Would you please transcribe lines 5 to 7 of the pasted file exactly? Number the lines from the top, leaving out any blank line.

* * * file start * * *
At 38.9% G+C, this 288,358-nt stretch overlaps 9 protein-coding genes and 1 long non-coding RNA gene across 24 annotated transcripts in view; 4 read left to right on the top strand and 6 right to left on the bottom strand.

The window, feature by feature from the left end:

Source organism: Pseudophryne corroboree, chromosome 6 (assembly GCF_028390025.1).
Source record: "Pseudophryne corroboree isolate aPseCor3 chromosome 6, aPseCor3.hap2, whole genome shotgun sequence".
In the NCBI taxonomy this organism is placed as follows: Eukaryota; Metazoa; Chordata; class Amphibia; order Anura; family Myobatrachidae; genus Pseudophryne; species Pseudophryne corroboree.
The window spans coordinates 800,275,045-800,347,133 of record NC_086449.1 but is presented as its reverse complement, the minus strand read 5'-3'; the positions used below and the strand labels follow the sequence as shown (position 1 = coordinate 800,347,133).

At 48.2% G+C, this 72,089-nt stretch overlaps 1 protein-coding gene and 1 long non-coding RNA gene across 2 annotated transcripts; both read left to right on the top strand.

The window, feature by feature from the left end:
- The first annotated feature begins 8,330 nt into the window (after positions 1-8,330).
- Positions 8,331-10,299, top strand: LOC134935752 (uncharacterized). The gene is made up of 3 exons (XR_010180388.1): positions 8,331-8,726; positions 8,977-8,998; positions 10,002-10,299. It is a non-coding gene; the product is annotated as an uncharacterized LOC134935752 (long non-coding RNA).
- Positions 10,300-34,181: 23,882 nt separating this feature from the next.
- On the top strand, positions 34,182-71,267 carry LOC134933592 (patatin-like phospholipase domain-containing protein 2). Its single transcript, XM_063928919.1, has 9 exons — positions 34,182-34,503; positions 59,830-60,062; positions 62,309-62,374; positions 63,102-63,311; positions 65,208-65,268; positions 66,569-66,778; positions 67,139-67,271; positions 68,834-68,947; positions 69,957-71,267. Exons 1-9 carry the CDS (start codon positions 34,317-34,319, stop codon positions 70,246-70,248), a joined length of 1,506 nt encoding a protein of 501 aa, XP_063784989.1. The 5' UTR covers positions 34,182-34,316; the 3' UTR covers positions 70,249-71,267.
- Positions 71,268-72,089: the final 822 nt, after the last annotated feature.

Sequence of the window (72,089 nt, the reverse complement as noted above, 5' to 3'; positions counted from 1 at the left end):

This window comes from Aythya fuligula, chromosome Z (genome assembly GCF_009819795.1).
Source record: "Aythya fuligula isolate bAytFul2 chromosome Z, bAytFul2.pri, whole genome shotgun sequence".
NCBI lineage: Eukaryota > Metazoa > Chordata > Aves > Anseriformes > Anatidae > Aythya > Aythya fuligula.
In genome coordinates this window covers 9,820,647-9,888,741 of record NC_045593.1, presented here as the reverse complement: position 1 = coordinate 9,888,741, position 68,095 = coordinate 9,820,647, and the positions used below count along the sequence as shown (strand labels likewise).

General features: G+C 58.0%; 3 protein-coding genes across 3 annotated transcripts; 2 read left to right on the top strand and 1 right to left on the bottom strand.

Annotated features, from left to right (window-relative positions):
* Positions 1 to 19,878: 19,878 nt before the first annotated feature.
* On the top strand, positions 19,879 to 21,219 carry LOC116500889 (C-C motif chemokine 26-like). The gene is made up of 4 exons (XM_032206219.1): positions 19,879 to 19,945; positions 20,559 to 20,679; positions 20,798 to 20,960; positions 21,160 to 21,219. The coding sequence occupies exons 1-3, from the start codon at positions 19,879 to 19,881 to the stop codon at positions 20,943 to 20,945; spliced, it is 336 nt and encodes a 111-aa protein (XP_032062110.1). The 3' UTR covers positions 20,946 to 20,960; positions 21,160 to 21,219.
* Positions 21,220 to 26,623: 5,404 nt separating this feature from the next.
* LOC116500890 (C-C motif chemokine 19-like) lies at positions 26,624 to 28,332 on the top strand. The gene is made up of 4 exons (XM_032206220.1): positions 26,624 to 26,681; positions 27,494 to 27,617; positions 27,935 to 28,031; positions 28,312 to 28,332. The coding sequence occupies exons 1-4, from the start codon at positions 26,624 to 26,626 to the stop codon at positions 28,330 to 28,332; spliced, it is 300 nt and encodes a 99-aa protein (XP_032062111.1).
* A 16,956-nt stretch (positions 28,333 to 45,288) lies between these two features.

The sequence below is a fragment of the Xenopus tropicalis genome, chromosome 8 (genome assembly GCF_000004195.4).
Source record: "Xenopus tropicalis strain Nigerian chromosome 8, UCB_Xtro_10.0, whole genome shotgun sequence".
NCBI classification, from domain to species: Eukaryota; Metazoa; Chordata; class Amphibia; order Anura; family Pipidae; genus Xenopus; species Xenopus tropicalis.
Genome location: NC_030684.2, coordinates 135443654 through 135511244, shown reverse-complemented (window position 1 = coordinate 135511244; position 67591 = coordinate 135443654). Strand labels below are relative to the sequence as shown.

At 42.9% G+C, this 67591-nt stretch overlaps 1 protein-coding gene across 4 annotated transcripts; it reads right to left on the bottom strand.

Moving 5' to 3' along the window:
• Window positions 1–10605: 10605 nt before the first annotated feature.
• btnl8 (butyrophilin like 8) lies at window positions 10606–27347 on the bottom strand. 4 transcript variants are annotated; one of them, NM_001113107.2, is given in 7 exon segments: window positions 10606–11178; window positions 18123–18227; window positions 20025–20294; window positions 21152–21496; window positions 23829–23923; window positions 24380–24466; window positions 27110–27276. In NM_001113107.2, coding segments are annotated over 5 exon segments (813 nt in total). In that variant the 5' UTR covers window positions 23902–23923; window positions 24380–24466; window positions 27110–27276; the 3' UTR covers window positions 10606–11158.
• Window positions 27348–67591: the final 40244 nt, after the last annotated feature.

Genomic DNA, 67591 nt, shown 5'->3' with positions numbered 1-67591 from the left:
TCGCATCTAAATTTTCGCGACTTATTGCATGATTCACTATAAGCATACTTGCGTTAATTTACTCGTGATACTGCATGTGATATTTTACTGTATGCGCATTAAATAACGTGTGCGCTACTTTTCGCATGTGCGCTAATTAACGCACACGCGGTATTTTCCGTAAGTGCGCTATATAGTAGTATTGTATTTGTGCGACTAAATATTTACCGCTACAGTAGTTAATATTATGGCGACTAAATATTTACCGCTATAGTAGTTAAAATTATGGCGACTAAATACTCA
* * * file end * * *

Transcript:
In the NCBI taxonomy this organism is placed as follows: Eukaryota; Metazoa; Chordata; class Amphibia; order Anura; family Myobatrachidae; genus Pseudophryne; species Pseudophryne corroboree.
The window spans coordinates 800,275,045-800,347,133 of record NC_086449.1 but is presented as its reverse complement, the minus strand read 5'-3'; the positions used below and the strand labels follow the sequence as shown (position 1 = coordinate 800,347,133).

At 48.2% G+C, this 72,089-nt stretch overlaps 1 protein-coding gene and 1 long non-coding RNA gene across 2 annotated transcripts; both read left to right on the top strand.